Shareholder resolution at Barclays puts climate crisis centre stage
| 08 Jan 2020
Today, as part of an initiative by ShareAction, we have joined a group of shareholders asking Barclays to phase out its financing of fossil fuel companies that are active agents in driving the climate crisis.
Sarasin & Partners have joined 10 other firms in filing a resolution at Barclays alongside over 100 individual shareholders. It will be voted on by investors at Barclays' annual general meeting in May 2020.
This landmark resolution – the first climate change resolution filed at a European bank – requests that Barclays publishes a plan to gradually stop the provision of financial services (including project finance, corporate finance, and underwriting) to companies in the energy sector, and to gas and electric utilities that are not aligned with the goals of the Paris climate agreement.
The proposal also encourages Barclays to consider the social dimension of the transition to a resilient and low-carbon economy, as per the Paris Agreement. This makes it the first climate change resolution to include a so-called ‘just transition’ ask in its supporting statement. Investors representing more than US $5 trillion have already expressed support for the just transition.
This resolution represents a significant opportunity for Barclays to bring its lending practices in line with global climate ambition and play an active role in accelerating the low-carbon transition.
Natasha Landell-Mills, Head of Stewardship, commented:
“Aligning financial flows with the goal of keeping temperature increases well below 2C, and preferably to 1.5C, was hard-wired into the Paris Climate Agreement for good reason. Continued financing of harmful fossil fuel activities puts this target at risk, with potentially devastating consequences for us all. And yet, this is precisely what is happening today, and Barclays is amongst the most prolific bank financiers globally of such activities.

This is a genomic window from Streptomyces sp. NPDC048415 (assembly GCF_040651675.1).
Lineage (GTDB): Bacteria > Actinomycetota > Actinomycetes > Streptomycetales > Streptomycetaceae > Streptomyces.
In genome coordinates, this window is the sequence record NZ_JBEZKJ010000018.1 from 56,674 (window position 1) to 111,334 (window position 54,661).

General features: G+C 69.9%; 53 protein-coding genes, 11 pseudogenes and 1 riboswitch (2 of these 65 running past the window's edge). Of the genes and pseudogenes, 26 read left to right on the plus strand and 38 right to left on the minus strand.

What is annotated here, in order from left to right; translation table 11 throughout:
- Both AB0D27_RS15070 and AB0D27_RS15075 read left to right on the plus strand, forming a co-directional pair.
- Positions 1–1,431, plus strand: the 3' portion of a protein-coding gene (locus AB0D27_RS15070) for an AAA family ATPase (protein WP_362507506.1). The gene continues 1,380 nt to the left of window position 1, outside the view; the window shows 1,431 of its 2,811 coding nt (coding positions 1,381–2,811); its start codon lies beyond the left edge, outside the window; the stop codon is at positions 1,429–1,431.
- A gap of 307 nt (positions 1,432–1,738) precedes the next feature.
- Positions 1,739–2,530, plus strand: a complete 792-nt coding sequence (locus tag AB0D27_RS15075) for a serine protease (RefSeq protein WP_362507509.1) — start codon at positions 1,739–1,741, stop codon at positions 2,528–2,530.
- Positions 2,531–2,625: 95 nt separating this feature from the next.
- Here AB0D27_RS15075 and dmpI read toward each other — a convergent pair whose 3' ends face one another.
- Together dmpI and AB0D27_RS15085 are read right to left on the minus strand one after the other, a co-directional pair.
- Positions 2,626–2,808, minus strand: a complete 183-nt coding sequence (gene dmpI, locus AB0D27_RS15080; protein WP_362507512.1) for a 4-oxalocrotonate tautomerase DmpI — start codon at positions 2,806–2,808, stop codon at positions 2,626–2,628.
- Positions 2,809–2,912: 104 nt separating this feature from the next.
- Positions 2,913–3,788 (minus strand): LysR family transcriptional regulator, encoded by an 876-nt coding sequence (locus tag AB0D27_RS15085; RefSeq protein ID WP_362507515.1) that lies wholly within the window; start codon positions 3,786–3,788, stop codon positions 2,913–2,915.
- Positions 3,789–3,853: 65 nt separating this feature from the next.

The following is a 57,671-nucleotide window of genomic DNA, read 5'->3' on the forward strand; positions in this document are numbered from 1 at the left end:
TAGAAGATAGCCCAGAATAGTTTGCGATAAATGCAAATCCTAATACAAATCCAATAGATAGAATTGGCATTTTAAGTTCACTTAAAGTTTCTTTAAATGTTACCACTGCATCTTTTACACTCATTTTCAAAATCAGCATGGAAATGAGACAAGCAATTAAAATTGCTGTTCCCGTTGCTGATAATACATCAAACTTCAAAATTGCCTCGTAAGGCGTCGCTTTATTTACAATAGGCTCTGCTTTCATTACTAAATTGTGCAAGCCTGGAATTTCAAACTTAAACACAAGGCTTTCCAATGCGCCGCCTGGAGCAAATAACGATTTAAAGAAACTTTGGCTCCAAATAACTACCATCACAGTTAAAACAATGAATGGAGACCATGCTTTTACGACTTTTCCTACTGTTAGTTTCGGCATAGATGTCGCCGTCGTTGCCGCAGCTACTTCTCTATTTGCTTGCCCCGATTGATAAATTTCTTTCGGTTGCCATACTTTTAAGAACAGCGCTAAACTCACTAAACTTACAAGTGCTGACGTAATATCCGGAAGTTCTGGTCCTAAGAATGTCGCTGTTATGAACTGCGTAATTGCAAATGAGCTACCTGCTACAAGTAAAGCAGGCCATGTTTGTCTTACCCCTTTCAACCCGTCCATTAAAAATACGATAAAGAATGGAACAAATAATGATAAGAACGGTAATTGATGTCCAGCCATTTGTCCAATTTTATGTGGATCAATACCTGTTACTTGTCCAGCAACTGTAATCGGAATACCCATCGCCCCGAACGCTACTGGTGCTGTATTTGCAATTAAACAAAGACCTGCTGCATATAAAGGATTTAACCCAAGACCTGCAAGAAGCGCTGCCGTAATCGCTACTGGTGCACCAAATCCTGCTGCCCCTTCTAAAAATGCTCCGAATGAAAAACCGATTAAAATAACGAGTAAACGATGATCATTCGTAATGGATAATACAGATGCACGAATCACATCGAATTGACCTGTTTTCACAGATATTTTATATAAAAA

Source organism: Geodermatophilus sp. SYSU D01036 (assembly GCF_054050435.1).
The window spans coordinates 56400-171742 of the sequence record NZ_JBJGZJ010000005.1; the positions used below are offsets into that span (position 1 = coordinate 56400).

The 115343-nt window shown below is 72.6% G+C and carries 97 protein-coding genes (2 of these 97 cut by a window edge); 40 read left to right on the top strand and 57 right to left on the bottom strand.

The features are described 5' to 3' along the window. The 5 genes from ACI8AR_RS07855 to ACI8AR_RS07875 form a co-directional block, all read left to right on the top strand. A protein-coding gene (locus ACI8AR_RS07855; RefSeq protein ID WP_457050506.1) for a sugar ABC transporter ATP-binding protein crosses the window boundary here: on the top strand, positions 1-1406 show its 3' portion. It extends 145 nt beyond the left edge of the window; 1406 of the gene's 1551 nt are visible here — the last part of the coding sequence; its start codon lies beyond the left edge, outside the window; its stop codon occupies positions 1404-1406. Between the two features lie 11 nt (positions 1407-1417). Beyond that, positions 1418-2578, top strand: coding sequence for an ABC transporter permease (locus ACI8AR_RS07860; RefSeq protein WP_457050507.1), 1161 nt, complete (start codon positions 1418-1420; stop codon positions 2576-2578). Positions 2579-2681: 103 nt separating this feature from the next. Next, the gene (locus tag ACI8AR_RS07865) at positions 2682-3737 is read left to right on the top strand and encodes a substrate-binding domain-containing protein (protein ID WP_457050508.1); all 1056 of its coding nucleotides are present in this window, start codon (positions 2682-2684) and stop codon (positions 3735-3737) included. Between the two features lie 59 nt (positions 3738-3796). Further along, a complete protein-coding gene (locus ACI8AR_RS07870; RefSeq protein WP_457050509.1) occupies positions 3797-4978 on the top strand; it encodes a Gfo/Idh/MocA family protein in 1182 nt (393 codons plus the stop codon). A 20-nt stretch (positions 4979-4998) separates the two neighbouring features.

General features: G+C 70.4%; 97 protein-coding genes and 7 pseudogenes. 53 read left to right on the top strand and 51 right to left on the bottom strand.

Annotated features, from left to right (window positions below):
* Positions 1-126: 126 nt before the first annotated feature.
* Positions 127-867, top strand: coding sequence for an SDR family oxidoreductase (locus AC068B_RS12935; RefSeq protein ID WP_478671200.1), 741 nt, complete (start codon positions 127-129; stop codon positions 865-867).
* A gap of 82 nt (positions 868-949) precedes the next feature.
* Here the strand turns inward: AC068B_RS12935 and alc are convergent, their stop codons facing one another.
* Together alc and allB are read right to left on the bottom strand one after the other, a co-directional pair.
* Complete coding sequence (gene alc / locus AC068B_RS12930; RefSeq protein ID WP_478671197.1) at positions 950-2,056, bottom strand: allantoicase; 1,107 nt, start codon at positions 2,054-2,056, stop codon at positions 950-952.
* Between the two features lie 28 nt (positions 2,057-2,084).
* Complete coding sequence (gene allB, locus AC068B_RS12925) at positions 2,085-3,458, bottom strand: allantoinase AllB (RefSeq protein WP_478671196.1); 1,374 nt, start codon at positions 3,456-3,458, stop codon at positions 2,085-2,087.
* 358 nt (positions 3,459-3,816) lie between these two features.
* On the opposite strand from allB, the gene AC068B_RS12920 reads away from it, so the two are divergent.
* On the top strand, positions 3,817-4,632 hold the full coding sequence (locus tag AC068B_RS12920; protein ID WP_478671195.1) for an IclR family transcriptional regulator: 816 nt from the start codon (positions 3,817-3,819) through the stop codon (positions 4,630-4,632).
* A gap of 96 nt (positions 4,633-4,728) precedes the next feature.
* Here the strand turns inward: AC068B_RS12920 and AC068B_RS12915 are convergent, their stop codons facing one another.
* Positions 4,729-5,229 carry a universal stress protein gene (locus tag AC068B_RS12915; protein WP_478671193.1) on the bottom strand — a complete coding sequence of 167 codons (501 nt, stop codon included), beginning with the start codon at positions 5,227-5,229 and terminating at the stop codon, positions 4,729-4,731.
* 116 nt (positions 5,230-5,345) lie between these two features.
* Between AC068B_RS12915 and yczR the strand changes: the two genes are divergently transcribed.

“It is therefore vital that Barclays’ Board ensures that it no longer supports - whether through direct lending or underwriting - any activities that run contrary to the Paris Agreement. Failure to act leaves directors open to charges that they have failed to meet their obligations under the UK Companies Act. It also exposes the bank and its shareholders to heightened capital risks as decarbonisation accelerates. At a time of economic uncertainty, the Board should not be taking on additional risks."
Given the systemic threats posed by climate change, and the rising regulatory scrutiny of banks’ resilience to accelerated decarbonisation and climatic impacts, this resolution supports the long-term economic interest of shareholders.
Read the full press release by ShareAction